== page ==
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How do bacteriophages kill the bacteria?

How do bacteriophages kill the bacteria?

 

A lytic bacteriophage having recognized “its” bacterium fixes to its surface, lyzes the cell wall, and injects the genetic material inside. As a result, the synthesis of the own components in the bacterium stops, the bacterium DNA is destroyed, and it begins to produce the phage components. Using the ready DNA molecules and proteins by the way of self-assembly from 200 up to 1,000 of mature phage particles are formed inside the bacterium. Due to the action of the phage enzyme lysozyme, and the growing intracellular pressure, the cell wall is destroyed and the new virions get into the surrounding medium. The whole cycle – from fixing of the phage and up to the release of its offspring from the bacterium – may take from several minutes to several hours.  The process is repeated until all the bacteria sensitive to this phage are lyzed. 
 

 

The lytic bacteriophage products are used in medicine and veterinary practices for treatment and prevention of a series of bacterial infections. The method of treatment of the patients with bacterial infection diseases, as well as carriers of bacteria, using phages is called phagotherapy. 
 

The history of phage application in the medicine

 

The bacteriophages were discovered by the French microbiologist Felix d’Herelle in 1917. The unknown agents destroying the bacteria were described by the scientists ever earlier, but it was d’Herelle who pointed their viral nature and called them “bacteriophages”. Later he distinguished the phages of a series of pathogenic bacteria, and suggested using them intentionally for prevention and treatment of infectious diseases.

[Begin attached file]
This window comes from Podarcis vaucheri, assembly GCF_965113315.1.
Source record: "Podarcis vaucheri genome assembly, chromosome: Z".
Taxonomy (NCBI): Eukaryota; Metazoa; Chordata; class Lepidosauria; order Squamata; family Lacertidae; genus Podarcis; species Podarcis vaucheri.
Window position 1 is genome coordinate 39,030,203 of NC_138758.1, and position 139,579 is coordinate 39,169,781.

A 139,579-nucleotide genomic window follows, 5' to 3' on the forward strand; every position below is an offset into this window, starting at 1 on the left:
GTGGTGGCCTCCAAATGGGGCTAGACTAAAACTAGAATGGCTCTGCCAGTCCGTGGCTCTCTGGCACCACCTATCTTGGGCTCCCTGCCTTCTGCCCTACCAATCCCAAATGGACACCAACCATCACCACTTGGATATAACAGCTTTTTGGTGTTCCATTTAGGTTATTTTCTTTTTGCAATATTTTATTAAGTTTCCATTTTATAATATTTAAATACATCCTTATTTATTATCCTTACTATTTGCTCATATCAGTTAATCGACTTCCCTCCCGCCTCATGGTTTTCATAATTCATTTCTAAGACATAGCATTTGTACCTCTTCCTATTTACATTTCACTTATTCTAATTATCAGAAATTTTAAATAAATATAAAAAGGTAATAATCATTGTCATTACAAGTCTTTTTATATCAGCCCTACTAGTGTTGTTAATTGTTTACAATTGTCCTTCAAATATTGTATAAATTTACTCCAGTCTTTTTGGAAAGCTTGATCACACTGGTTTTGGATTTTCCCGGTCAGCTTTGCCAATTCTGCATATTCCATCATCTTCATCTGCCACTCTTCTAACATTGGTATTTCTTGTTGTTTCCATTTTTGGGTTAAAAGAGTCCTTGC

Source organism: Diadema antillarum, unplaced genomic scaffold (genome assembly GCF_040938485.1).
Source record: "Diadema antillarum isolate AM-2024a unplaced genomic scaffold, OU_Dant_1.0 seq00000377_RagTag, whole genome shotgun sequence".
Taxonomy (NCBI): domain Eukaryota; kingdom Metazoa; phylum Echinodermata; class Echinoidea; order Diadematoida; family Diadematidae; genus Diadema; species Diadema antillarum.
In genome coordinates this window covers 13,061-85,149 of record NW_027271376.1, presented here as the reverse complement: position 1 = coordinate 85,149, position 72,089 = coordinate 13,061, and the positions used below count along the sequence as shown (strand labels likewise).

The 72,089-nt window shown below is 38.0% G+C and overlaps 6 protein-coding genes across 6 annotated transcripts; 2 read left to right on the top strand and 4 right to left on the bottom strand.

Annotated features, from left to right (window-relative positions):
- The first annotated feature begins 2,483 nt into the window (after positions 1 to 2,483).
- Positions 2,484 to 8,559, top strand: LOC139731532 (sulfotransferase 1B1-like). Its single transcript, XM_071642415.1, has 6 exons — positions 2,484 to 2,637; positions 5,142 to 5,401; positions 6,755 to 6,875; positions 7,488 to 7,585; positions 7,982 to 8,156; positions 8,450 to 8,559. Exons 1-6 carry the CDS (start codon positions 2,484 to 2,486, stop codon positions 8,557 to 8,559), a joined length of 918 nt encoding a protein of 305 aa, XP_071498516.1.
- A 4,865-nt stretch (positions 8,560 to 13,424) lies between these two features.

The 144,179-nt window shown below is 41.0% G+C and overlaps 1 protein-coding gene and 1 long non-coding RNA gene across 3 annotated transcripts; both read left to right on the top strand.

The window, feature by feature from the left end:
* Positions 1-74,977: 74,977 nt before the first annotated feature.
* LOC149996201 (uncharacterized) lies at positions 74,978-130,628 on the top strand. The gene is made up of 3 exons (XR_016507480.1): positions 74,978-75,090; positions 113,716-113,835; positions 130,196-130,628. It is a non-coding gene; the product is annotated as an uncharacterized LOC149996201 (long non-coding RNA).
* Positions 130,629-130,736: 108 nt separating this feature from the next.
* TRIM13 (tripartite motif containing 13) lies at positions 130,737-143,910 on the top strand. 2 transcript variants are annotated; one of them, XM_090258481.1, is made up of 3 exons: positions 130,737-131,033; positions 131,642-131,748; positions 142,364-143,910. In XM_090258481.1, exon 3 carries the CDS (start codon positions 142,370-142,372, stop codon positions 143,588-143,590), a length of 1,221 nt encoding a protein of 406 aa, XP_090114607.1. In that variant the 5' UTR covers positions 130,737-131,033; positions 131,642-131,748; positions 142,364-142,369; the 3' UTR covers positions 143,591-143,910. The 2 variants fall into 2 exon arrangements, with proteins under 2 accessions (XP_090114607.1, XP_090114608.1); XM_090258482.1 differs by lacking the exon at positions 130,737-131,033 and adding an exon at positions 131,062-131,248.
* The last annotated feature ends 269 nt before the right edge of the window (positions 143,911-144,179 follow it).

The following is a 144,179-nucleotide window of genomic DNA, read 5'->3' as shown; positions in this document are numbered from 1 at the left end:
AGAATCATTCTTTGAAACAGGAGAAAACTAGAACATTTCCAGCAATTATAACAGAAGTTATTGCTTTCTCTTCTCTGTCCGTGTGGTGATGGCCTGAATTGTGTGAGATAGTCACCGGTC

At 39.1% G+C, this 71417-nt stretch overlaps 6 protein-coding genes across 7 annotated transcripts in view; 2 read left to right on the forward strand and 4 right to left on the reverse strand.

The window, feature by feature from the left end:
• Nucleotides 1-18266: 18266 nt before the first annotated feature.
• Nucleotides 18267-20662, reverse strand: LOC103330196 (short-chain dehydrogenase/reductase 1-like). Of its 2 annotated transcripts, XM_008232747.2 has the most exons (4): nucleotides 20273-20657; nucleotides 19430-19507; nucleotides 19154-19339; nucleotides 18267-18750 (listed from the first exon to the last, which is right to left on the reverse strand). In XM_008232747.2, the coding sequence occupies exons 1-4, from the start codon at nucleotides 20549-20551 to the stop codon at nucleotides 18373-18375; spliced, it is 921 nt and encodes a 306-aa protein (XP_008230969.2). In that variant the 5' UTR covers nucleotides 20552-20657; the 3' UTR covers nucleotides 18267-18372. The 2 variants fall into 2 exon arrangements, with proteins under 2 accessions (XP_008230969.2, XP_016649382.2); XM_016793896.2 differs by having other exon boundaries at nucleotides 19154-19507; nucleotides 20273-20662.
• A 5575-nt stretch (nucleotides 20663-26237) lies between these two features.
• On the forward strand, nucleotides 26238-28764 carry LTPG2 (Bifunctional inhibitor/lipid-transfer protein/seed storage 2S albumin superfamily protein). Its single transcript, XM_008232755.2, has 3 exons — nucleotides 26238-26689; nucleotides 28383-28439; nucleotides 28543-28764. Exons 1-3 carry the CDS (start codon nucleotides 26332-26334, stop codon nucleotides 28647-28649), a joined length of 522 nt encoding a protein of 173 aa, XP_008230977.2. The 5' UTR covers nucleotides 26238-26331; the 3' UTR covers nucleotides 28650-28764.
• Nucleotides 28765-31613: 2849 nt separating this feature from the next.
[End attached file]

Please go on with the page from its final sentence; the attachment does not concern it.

In 1930-s a lot of laboratories and pharmaceutical companies began development and production of phago-products. However, the discovery on antibiotics in 1940-s swept the phagotherapy under the carpet. The antibiotics quickly killed all microbes randomly, and the belief in their “wonder power” had no limits. Besides, they were easier to manufacture, than the phago-products, and they promised early income. It is no surprise that the phages were temporarily forgotten.
 
Only a few scientific centres continued their work with bacterial viruses. The situation remained unchanged until 2000-s, when the doctors at first, and then the regulatory authorities began to ring the alarm: the antibiotics lose their efficiency, the bacteria resistant to many, or even to all of the known antibiotics are met more and more frequently. The scientists activated their seach for alternative methods of fighting the pathogenic microbes, and of course recalled the bacteriophages.

 

What infections are treated with bacteriophages?

 

The bacteriophage products are applied in adults and children for prevention and treatment of:

  • bacterial infectious diseases of gastro-intestinal tract (enterocolitis, gastroenterocolitis, salmonellosis, shigellosis, dysbacteriosis, etc.);
  • pyoinflammatory diseases of ears, oral cavity, throat, bronchi, and lungs (otitis, stomatitis, periodontitis, sinusitis, pharyngitis, laryngitis, angina, tracheitis, bronchitis, pleuritis, pneumonia, etc.);
  • pyoinflammatory diseases of eyes (conjunctivitis, keratoconjunctivitis, etc.);
  • surgical infections (treatment of surgical and sordid wounds, abscesses, phlegmons, furuncles, carbuncles, etc.);
  • burn wounds;
  • urogenital infections (cystitis, urethritis, colpitis, pyelonephritis, etc.).

 

The bacteriophages can be used independently as well as in combination with the other antibacterial agents. The phagotherapy, in particular, is reasonable in case of resistance of the causative bacterium to antibiotics, as well as in case of the patient’s intolerance to antibiotics. Traditionally bacteriophages are produced in the form of liquid agent applied orally, in applications, irrigations, enemas, installations in the nose and sinuses, wound chambers, in drained cavities – abdomen, pleural, bladder, etc.